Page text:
Similarly, Russia Today – now rebranded as RT – receives around 300 Million US Dollars from the Government of Vladimir Putin to spin the story of Crimea, the Ukraine conflict and Russian foreign interventions in Syria as well as to challenge what it claims is western media bias.
The propaganda and influence of the network has made other countries on the fringes of the former Soviet Union, such as in the Baltic states of Latvia, Estonia and Lithuania, ever more nervous about Russian policy and it has also encouraged the United States to increase the budgets allocated for their own propaganda services. But the overt bias of the station has led some of its own journalists to open rebellion.9
In China, where a propaganda department is a central pillar of Communist Party apparatus, the government has invested millions in developing its flagship international media – China Daily and CCTV – with foreign language capacity to tell the story of conflicts over territorial disputes in East Asia from a distinctly Beijing perspective.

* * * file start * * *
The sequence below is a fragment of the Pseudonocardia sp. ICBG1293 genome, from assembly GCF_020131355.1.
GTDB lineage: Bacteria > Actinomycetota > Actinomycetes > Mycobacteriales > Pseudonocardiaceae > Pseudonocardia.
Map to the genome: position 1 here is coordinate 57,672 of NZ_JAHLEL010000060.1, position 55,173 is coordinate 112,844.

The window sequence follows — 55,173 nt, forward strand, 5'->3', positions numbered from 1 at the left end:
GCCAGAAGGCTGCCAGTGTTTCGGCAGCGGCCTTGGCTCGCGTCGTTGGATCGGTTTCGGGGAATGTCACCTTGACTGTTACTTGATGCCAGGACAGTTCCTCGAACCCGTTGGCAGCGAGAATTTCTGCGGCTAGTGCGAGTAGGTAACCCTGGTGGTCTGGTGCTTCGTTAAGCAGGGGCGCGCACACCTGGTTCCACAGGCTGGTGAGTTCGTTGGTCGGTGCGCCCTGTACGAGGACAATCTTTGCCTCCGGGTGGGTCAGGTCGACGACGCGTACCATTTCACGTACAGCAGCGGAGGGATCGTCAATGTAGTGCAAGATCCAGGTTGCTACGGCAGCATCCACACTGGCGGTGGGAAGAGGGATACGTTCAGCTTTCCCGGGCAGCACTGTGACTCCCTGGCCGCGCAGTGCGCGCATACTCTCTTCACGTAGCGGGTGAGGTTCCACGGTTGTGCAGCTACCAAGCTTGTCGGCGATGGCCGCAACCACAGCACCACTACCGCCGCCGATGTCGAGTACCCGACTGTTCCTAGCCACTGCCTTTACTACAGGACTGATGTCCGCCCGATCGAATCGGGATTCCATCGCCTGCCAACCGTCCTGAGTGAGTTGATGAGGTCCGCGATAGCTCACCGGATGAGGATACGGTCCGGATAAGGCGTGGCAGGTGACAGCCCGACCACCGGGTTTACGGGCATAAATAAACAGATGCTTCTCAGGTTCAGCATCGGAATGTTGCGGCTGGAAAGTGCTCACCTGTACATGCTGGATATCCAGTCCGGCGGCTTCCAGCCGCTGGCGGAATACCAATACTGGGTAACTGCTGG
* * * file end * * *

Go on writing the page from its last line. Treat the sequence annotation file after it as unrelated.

In the internet era, the power of the world-wide web has been exploited to strengthen the reach of states with a message of propaganda. China has mobilised thousands of bloggers and social media activists, and are particularly adept in using the new communications culture to drown out dissident voices and to promote state propaganda.
But all combatants, whether state or non-state actors, and particularly terrorist groups, such as IS or Daesh, have become skilful in the dark arts of using sophisticated communications technologies to inspire their supporters and intimidate their enemies.